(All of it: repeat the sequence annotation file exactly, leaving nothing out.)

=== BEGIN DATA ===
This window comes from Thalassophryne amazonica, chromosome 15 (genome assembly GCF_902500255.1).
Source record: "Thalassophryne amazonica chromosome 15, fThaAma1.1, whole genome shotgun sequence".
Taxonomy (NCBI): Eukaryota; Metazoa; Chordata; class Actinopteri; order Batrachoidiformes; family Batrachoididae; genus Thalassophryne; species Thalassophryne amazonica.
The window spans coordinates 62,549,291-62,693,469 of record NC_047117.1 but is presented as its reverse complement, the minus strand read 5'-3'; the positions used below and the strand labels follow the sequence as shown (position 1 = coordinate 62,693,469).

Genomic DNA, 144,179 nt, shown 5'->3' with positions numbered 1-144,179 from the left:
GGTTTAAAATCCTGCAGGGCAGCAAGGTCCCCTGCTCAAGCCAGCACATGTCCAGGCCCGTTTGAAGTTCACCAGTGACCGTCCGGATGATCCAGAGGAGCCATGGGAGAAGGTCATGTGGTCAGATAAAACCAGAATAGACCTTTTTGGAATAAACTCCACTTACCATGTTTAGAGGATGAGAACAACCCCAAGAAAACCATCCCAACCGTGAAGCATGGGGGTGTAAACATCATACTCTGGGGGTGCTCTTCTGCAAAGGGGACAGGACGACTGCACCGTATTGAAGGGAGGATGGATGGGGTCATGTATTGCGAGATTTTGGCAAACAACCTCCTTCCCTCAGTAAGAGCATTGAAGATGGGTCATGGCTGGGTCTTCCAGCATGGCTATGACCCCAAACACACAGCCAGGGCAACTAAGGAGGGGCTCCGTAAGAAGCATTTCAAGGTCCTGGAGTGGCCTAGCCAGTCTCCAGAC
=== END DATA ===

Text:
This window comes from Thalassophryne amazonica, chromosome 15 (genome assembly GCF_902500255.1).
Source record: "Thalassophryne amazonica chromosome 15, fThaAma1.1, whole genome shotgun sequence".
Taxonomy (NCBI): Eukaryota; Metazoa; Chordata; class Actinopteri; order Batrachoidiformes; family Batrachoididae; genus Thalassophryne; species Thalassophryne amazonica.
The window spans coordinates 62,549,291-62,693,469 of record NC_047117.1 but is presented as its reverse complement, the minus strand read 5'-3'; the positions used below and the strand labels follow the sequence as shown (position 1 = coordinate 62,693,469).

Genomic DNA, 144,179 nt, shown 5'->3' with positions numbered 1-144,179 from the left:
GGTTTAAAATCCTGCAGGGCAGCAAGGTCCCCTGCTCAAGCCAGCACATGTCCAGGCCCGTTTGAAGTTCACCAGTGACCGTCCGGATGATCCAGAGGAGCCATGGGAGAAGGTCATGTGGTCAGATAAAACCAGAATAGACCTTTTTGGAATAAACTCCACTTACCATGTTTAGAGGATGAGAACAACCCCAAGAAAACCATCCCAACCGTGAAGCATGGGGGTGTAAACATCATACTCTGGGGGTGCTCTTCTGCAAAGGGGACAGGACGACTGCACCGTATTGAAGGGAGGATGGATGGGGTCATGTATTGCGAGATTTTGGCAAACAACCTCCTTCCCTCAGTAAGAGCATTGAAGATGGGTCATGGCTGGGTCTTCCAGCATGGCTATGACCCCAAACACACAGCCAGGGCAACTAAGGAGGGGCTCCGTAAGAAGCATTTCAAGGTCCTGGAGTGGCCTAGCCAGTCTCCAGAC